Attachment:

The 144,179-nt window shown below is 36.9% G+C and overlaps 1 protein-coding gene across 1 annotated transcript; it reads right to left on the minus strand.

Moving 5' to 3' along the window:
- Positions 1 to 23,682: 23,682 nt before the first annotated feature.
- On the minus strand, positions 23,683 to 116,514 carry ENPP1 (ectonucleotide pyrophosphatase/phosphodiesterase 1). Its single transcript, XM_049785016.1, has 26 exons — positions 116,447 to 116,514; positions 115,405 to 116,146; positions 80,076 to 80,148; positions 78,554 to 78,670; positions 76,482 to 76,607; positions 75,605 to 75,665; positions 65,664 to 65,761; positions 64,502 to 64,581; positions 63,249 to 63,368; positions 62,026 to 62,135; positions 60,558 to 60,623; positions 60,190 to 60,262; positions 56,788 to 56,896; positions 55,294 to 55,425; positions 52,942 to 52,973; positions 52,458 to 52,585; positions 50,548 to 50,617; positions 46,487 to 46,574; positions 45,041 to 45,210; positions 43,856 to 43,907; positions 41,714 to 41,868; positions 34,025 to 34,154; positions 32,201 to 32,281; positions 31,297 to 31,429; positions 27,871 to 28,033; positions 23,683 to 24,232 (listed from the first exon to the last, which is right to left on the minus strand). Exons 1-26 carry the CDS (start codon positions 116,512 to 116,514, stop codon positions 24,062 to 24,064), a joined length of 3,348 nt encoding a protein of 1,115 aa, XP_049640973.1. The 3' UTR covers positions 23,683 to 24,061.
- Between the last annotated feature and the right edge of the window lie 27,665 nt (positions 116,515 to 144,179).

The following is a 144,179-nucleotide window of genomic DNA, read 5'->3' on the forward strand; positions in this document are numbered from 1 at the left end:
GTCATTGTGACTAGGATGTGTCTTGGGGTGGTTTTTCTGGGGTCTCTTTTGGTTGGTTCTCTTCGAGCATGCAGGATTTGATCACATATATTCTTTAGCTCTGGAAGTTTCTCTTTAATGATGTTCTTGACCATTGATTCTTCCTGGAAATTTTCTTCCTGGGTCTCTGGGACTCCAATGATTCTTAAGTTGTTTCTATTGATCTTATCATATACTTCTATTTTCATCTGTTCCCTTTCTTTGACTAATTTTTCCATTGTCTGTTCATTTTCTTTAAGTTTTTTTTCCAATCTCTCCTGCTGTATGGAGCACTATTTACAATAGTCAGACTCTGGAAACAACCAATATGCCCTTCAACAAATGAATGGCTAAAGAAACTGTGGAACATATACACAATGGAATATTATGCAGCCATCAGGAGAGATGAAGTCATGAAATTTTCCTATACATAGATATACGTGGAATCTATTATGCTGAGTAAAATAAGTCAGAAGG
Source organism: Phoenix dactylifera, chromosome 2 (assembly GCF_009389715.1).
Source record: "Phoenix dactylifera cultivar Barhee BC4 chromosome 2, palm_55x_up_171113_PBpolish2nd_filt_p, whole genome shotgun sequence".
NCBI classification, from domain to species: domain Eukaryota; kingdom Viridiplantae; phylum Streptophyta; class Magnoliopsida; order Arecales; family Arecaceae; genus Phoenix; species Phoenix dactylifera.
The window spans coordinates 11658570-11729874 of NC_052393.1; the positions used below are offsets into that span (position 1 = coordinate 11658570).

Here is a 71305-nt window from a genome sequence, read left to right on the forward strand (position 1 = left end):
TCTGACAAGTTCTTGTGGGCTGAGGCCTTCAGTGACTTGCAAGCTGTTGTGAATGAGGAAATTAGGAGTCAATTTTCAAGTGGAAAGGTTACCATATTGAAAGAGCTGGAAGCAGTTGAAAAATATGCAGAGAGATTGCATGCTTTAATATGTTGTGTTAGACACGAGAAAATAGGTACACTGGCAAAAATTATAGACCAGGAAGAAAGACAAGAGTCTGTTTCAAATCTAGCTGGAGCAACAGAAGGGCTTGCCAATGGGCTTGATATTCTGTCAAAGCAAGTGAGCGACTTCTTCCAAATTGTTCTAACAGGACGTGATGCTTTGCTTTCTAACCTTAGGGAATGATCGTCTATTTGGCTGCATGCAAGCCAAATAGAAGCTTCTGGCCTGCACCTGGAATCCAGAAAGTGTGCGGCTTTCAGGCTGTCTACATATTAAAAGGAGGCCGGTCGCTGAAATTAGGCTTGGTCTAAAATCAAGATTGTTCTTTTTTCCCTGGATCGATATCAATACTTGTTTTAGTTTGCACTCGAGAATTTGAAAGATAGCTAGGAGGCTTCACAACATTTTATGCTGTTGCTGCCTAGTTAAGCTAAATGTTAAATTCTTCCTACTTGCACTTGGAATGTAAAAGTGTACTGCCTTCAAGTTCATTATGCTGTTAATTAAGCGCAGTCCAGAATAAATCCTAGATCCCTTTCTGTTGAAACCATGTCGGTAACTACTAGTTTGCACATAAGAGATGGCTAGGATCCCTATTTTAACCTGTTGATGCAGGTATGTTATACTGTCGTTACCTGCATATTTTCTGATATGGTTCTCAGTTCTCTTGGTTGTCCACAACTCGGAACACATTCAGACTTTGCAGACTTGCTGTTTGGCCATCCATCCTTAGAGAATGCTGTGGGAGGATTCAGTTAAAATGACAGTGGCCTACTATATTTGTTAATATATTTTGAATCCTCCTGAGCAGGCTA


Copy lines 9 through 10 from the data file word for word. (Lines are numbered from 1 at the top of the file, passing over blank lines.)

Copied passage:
Source record: "Phoenix dactylifera cultivar Barhee BC4 chromosome 2, palm_55x_up_171113_PBpolish2nd_filt_p, whole genome shotgun sequence".
NCBI classification, from domain to species: domain Eukaryota; kingdom Viridiplantae; phylum Streptophyta; class Magnoliopsida; order Arecales; family Arecaceae; genus Phoenix; species Phoenix dactylifera.